Poge 2-Wednesday, October 10, 1979-The Michigan Daily
-& Graduating Seniors and Grad Students
THE UNITED STATES
DEPARTMENT OF JUSTICE
DRUG ENFORCEMENT ADMIN.
70 Special Agent Positions
Contact: Mrs. Virginia Stegath
3200 Student Activities Bldg.
for additional information and application
CONSUMERS WILL FEEL PINCH
Tight money to limit housing
NEW YORK (AP) - The first vic-
tims of the Federal Reserve's new
tight-money policy will be the people
who buy, sell, and build houses. But
analysts say consumers and businesses
also will feel the impact of the Fed's
SYDNEY, Australia (AP)-When a
truck loaded with champagne and wine
crashed near Sydney recently dogs
came from miles around to lap up the
liquor flowing through the streets, says
driver Colin Bennett.
"Finally they fell over dead drunk,"
he said, "and we had to drag them to
the sidewalk to let them sleep it off."
"I would think that it's going to be a
little harder to get a car loan, a little
harder to get a mortgage," said
economist William Gibson of the
brokerage house Smith, Barney,
Harris, Upham, & Co. Inc.
"IT WILL be very tough to buy or sell
homes without mortgage financing
available. It's difficult to see in-
stitutions funding mortgages one or two
months in advance when the cost of
money is 'so uncertain," said bank
analyst Jonathan Gray of Sanford Ber-
nstein & Co., Inc.
The tight mortgage situation is likely
to slow homebuilding. And that means
makers of appliances and home fur-
nishings may face slower sales and
rising inventories of unsold products as
their major market shrinks.
The Federal Reserve, in a bid to con-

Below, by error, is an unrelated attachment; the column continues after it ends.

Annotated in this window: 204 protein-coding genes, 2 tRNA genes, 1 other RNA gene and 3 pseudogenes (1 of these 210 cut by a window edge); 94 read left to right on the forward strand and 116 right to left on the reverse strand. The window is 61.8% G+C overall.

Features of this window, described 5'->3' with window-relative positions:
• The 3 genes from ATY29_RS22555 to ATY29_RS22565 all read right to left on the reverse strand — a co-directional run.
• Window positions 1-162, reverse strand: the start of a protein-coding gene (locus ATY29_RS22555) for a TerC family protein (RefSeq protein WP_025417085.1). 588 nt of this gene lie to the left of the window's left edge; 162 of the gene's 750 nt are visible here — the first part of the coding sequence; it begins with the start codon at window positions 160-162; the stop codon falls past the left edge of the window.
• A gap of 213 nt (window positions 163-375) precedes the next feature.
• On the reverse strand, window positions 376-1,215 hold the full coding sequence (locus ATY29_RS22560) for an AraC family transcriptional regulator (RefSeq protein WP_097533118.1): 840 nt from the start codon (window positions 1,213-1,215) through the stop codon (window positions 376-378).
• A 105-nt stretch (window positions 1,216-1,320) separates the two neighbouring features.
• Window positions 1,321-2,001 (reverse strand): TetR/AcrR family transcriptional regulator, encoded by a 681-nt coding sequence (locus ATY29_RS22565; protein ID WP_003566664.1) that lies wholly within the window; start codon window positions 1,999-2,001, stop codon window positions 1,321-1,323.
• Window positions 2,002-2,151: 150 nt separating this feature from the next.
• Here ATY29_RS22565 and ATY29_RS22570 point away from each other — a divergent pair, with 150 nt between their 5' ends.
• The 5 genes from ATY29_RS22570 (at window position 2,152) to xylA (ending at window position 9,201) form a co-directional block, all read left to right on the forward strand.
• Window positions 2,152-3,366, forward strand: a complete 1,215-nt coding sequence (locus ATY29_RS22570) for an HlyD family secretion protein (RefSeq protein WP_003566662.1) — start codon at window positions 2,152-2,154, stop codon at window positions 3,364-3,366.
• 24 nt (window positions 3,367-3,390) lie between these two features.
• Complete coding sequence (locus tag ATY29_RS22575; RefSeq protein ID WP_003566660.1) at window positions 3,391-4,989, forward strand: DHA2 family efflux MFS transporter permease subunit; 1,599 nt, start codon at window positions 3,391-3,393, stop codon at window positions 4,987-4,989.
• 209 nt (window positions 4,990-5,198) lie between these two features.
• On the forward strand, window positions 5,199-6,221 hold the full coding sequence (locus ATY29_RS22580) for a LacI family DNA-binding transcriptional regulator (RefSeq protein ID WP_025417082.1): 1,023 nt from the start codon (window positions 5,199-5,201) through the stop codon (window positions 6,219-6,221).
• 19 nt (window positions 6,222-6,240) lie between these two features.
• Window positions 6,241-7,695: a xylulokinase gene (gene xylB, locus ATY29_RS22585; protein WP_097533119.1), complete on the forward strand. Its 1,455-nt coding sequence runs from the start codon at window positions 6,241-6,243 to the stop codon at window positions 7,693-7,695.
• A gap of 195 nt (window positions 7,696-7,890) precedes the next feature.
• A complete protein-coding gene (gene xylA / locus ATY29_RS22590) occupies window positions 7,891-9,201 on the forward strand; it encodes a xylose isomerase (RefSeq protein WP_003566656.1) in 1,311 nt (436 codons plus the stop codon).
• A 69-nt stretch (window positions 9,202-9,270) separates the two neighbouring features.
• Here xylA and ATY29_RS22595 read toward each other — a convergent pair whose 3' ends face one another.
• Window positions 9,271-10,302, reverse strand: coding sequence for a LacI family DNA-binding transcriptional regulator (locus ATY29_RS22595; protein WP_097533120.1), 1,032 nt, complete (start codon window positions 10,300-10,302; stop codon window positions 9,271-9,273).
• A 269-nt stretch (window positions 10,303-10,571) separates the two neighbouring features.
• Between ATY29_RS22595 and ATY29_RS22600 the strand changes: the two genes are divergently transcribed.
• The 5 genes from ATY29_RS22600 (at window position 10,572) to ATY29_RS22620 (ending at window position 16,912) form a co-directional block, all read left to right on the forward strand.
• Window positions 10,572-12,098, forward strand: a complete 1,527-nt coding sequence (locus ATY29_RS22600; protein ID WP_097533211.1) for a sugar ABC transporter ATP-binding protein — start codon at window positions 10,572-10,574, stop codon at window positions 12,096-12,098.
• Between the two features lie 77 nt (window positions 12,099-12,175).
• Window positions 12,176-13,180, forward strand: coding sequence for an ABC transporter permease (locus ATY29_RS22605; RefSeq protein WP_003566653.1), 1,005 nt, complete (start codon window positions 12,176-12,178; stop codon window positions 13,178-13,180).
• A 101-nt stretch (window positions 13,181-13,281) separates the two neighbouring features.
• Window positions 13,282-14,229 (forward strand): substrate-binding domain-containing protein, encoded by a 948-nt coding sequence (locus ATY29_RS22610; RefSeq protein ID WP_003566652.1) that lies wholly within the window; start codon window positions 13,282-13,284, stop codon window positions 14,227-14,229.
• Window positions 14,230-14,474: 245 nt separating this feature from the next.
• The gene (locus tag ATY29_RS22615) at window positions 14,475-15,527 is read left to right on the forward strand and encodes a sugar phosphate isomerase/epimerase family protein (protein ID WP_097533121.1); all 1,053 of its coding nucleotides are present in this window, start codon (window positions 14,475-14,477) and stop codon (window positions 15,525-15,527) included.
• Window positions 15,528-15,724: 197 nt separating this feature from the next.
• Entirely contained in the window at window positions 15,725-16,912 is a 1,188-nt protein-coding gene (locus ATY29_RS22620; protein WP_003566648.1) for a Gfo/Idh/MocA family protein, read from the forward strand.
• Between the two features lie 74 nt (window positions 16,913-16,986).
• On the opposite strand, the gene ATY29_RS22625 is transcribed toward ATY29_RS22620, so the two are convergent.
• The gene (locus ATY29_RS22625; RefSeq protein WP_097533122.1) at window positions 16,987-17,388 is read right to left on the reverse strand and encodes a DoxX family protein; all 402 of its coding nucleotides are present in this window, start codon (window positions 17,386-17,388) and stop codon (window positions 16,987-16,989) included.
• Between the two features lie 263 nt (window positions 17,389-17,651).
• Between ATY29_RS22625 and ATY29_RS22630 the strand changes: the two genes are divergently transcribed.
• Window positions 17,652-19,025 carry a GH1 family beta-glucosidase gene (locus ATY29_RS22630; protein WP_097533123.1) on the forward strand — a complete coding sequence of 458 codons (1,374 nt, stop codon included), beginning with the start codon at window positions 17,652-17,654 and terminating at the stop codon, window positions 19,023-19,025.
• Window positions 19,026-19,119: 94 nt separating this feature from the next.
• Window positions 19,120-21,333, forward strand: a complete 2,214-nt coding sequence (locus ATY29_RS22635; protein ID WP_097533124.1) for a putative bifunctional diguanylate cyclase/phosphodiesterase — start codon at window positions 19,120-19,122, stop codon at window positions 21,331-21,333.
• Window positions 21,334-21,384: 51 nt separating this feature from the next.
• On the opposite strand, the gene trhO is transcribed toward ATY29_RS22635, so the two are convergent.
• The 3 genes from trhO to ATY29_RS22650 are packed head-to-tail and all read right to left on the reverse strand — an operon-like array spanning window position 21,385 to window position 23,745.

trol inflation, moved to curb lending by
boosting money market interest rates
and by raising the percentage of
deposits banks must hold as cash.
AN IMMEDIATE result of the moves
was a one-point jump in the prime len-
ding rate at most institutions to a
record 14 per cent. The prime is a
bank's charge on loans to top-rated
"There's been a general tendency for
banks to price more and more business
loans in terms of the prime," said Gib-
son. "All those loans are going to be
more expensive," and prices may rise
as businesses pass on higher loan rates
Even at high rates, "the small
businessman looking for a loan may be
asked to take a smaller amount than
he's looking for because the bank
doesn't have as much money
available," said Irwin Kellne ,
economist at Manufacturers Hanover
AND "THE MAN on the street may
ultimately feel the effect" of the Fed's
moves "in that his own job may be at
stake," Kellner said.
The housing industry already was
slowing to a rate of 1.7 million new
homes annually from last year's 2.02
million clip as high-yielding short-term
money market certificates and mutual
funds cut into the ability of savings in-
stitutions to provide long-term mort-
" Legislative Relations
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ta'Complete Birth Control Clinic
Medicaid " Blue Cross
(313) 941.1810 Ann Arbor and
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buzzes UN buildings
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YOUR STUDENT GOVERNMENT
(Continued from Page 1)
way of taking matters into our own
hands and getting what we want."
Baudin agreed to land his Cessna
single-engine plane only after
publishing executives promised to
discuss his grievances with him.
THESE INCLUDED not spending
enough to publicize his
autobiographical book, "Confessions of
a Promiscuous Counterfeiter," and not
editing it to his satisfaction.
Baudin, who was calm and dressed in
a tweed suit, told reporters that he had
taken his grievances to Harcourt, but
they told him to "Go to hell. Take any